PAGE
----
sync vs async vs zfs

Paul Kraus paul at
Fri Sep 25 02:49:41 UTC 2015

On Sep 24, 2015, at 22:05, Quartz <quartz at> wrote:

>> I expect that system utilities like cp and tar do not do sync writes.
>> sync writes are supposed to be a special case, used only when needed.
>> I run into them with VBox writing to<>.vmdk files.
> NFS forces sync though, doesn't it? What if you're cp-ing to a mounted share? I'm not sure I totally understand how all this interacts.

Reading the NFS ver 3 RFC (1813, available here:, look for the descriptions of the WRITE and COMMIT procedures), it looks like NFS ver 2 was sync only, while ver 3 added the ability (at the protocol layer) to require sync data, sync data + metadata, or async behavior. From some Linux NFS notes I found it appears that the default Linux behavior is sync, but you can disable sync on the server side (as you can with ZFS) in which case the NFS server does not follow the protocol specification.

From the FreeBSD man page options for mount_nfs:
		     Set the maximum pending write commit size to the speci-
		     fied value.  This determines the maximum amount of	pend-
		     ing write data that the NFS client	is willing to cache
		     for each file.

This implies that the FreeBSD NFS client fully implements the ver 3 protocol which permits the client to cache data until an fsync call is made or the amount of data in the client cache reaches “wcommitsize”. Essentially, async behavior.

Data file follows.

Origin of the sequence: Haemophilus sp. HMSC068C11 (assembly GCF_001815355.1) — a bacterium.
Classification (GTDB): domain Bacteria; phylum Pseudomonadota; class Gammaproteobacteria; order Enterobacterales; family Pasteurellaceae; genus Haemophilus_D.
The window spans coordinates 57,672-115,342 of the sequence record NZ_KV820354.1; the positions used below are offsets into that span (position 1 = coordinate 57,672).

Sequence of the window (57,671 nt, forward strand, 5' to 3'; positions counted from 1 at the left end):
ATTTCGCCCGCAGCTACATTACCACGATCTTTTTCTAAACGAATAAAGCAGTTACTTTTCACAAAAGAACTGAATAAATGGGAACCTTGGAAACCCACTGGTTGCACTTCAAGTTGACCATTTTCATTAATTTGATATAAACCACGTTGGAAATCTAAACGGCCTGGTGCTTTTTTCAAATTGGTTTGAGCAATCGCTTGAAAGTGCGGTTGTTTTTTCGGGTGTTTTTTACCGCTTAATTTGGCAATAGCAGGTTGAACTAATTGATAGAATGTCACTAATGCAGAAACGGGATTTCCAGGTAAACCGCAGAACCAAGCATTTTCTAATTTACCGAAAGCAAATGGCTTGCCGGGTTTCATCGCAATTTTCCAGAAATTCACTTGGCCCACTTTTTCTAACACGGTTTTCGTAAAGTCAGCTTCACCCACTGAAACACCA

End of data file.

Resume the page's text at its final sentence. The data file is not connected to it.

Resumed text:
It does not look like (from reading the exports man page) you can disable handling of sync data, sync data + metadata, or async on the NFS server side. In other words, the FreeBSD NFS server does what the client instructs it, as it should to comply with the NFS Ver 3 specification in the RFC.

>>> 2) Async doesn't really care how your pool is constructed, and a
>>> SLOG is really the only thing that seriously makes a difference for
>>> sync, correct?
>> Not quite true. Once you get through the ARC the configuration of the
>> zpool _will_ matter to performance.
> Maybe I worded that badly. What I meant was that whereas sync write performance is strongly affected by a SLOG, async writes have no special considerations of their own that don't also affect sync, right?

Correct. Any configuration change that effects async performance will effect sync performance as well. While the ZIL/SLOG can effect sync performance, they are not involved in async writer operations at all, so cannot have nay effect on sync writes.

Although, I suppose you _could_ say that an increase in the amount of RAM available for the ARC may increase async write performance, such an increase in ARC would have little to no effect on sync writes. While sync writes _do_ go through the ARC, the ZIL/SLOG insulates the App trying to write the data from that.

Paul Kraus
paul at

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